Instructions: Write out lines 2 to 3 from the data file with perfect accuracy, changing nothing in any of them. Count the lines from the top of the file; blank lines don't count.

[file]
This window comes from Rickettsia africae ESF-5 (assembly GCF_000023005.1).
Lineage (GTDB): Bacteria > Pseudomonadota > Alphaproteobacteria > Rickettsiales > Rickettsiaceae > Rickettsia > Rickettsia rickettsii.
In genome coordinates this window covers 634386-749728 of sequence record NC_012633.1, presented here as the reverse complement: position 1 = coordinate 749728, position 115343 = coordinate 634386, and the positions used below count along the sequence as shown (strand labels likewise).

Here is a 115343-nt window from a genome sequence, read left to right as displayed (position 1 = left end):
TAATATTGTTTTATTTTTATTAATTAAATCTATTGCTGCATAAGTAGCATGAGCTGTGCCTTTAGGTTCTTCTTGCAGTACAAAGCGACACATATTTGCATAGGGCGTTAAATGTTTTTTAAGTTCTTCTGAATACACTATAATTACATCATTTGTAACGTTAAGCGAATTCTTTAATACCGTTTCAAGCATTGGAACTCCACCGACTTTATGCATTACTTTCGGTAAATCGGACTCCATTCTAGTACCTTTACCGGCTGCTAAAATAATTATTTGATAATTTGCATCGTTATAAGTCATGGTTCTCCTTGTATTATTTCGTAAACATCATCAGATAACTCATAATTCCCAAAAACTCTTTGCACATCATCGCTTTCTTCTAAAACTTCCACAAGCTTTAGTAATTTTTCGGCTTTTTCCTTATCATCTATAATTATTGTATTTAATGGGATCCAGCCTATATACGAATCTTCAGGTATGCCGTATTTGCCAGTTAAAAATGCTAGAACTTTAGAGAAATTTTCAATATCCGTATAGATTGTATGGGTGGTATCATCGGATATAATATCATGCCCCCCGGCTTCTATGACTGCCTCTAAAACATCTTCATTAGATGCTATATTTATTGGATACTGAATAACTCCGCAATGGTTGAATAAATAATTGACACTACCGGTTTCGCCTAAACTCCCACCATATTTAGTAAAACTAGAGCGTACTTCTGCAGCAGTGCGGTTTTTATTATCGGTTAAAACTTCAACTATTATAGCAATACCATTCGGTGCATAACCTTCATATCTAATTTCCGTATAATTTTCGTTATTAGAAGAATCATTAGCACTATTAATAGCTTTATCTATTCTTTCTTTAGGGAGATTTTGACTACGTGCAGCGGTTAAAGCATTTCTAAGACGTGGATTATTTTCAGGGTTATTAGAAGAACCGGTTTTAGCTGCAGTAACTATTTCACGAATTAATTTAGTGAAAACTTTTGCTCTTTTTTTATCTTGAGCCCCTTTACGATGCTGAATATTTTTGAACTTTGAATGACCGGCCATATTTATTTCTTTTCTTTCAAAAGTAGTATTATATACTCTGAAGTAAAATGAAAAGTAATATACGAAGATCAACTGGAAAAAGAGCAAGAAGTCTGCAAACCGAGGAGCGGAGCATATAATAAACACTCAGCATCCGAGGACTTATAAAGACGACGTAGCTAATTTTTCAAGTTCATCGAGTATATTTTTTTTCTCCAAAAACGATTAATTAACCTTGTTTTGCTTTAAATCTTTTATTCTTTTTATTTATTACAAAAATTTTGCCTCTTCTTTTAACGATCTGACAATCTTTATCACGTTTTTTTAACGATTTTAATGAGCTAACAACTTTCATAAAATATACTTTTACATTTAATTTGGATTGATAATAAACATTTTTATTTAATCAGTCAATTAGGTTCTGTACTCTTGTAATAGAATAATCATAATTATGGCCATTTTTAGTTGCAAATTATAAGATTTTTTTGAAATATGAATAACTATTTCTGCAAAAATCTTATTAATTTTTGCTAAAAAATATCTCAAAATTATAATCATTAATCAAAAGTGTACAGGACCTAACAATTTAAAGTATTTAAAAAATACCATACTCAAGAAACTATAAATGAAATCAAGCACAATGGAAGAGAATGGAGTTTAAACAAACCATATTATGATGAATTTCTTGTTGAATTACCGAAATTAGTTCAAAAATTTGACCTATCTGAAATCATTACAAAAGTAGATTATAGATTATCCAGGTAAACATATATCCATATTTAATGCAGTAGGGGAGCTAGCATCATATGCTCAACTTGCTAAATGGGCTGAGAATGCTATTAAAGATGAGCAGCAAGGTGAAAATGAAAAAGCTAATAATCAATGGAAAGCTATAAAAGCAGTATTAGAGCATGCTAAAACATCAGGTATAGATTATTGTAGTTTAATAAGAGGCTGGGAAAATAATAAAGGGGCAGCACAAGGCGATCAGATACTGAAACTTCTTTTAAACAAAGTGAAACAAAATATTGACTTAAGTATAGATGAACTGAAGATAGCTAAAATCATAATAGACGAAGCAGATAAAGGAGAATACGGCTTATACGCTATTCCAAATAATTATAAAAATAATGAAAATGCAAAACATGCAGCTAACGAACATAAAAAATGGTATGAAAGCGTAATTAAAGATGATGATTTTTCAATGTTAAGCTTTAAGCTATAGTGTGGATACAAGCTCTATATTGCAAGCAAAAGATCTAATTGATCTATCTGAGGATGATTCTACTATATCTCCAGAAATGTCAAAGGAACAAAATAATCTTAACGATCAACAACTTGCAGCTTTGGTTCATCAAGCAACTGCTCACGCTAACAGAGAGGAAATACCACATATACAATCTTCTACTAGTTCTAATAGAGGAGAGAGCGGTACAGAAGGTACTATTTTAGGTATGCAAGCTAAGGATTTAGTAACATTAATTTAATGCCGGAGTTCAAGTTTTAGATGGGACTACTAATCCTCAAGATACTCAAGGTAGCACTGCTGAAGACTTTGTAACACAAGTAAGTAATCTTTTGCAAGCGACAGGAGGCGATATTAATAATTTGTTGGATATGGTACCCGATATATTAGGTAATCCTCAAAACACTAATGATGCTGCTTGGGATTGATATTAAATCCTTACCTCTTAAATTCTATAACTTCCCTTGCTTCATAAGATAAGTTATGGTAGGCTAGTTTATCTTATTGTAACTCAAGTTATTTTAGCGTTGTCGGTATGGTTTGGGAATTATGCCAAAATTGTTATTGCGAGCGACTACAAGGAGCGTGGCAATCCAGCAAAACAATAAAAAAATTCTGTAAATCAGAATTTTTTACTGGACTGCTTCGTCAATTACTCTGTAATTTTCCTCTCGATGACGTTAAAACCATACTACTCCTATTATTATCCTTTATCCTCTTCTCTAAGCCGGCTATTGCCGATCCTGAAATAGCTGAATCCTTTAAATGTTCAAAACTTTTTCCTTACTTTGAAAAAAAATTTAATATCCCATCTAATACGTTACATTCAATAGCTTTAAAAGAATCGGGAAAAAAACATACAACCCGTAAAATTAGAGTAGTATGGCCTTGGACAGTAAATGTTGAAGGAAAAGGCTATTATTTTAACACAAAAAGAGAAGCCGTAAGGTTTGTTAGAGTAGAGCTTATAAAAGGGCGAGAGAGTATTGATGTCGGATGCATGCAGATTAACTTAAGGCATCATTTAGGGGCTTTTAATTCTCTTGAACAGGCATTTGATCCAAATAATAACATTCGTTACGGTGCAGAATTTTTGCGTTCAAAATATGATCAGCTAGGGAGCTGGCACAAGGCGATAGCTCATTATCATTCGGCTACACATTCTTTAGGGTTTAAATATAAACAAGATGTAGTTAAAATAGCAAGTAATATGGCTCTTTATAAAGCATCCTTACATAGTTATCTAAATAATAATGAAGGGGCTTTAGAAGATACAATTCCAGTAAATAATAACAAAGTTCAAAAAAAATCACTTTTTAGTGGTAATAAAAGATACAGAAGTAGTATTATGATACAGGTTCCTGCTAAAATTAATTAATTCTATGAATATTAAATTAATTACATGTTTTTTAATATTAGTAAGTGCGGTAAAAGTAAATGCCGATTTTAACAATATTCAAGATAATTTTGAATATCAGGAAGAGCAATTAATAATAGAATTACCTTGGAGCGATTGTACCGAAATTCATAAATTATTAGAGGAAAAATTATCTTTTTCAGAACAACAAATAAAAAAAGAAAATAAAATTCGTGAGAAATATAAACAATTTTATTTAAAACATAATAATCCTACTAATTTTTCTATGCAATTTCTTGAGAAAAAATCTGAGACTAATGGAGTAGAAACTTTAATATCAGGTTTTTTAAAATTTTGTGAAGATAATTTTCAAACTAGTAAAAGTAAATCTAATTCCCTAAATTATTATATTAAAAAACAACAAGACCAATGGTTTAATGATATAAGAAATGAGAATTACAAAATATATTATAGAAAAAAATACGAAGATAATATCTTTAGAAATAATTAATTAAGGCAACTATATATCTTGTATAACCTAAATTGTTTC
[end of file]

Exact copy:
Lineage (GTDB): Bacteria > Pseudomonadota > Alphaproteobacteria > Rickettsiales > Rickettsiaceae > Rickettsia > Rickettsia rickettsii.
In genome coordinates this window covers 634386-749728 of sequence record NC_012633.1, presented here as the reverse complement: position 1 = coordinate 749728, position 115343 = coordinate 634386, and the positions used below count along the sequence as shown (strand labels likewise).